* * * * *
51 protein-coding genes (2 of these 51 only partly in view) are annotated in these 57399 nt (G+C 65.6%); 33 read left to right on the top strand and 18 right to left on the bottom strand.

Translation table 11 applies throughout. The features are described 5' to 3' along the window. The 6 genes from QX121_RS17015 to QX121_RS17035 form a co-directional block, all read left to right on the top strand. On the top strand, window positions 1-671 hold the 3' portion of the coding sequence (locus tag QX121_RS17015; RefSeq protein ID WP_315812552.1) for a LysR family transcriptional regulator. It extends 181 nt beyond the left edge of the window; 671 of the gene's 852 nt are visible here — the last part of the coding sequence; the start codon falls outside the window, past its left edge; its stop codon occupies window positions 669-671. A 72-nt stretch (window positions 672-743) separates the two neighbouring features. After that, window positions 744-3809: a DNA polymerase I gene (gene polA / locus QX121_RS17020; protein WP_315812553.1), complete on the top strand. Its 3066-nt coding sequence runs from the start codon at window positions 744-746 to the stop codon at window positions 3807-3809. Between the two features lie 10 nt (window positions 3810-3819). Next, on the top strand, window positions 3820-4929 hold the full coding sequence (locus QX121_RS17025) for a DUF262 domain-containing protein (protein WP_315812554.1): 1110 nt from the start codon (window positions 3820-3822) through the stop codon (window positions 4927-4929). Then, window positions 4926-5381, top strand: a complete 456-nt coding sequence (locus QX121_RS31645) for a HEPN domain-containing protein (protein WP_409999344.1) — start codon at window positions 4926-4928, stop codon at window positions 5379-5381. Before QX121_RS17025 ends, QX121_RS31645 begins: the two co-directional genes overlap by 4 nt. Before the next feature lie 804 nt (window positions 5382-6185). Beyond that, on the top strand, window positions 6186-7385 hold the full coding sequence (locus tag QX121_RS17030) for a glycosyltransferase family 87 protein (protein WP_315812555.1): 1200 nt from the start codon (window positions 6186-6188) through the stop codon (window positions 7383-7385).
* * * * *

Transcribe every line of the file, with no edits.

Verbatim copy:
51 protein-coding genes (2 of these 51 only partly in view) are annotated in these 57399 nt (G+C 65.6%); 33 read left to right on the top strand and 18 right to left on the bottom strand.

Translation table 11 applies throughout. The features are described 5' to 3' along the window. The 6 genes from QX121_RS17015 to QX121_RS17035 form a co-directional block, all read left to right on the top strand. On the top strand, window positions 1-671 hold the 3' portion of the coding sequence (locus tag QX121_RS17015; RefSeq protein ID WP_315812552.1) for a LysR family transcriptional regulator. It extends 181 nt beyond the left edge of the window; 671 of the gene's 852 nt are visible here — the last part of the coding sequence; the start codon falls outside the window, past its left edge; its stop codon occupies window positions 669-671. A 72-nt stretch (window positions 672-743) separates the two neighbouring features. After that, window positions 744-3809: a DNA polymerase I gene (gene polA / locus QX121_RS17020; protein WP_315812553.1), complete on the top strand. Its 3066-nt coding sequence runs from the start codon at window positions 744-746 to the stop codon at window positions 3807-3809. Between the two features lie 10 nt (window positions 3810-3819). Next, on the top strand, window positions 3820-4929 hold the full coding sequence (locus QX121_RS17025) for a DUF262 domain-containing protein (protein WP_315812554.1): 1110 nt from the start codon (window positions 3820-3822) through the stop codon (window positions 4927-4929). Then, window positions 4926-5381, top strand: a complete 456-nt coding sequence (locus QX121_RS31645) for a HEPN domain-containing protein (protein WP_409999344.1) — start codon at window positions 4926-4928, stop codon at window positions 5379-5381. Before QX121_RS17025 ends, QX121_RS31645 begins: the two co-directional genes overlap by 4 nt. Before the next feature lie 804 nt (window positions 5382-6185). Beyond that, on the top strand, window positions 6186-7385 hold the full coding sequence (locus tag QX121_RS17030) for a glycosyltransferase family 87 protein (protein WP_315812555.1): 1200 nt from the start codon (window positions 6186-6188) through the stop codon (window positions 7383-7385).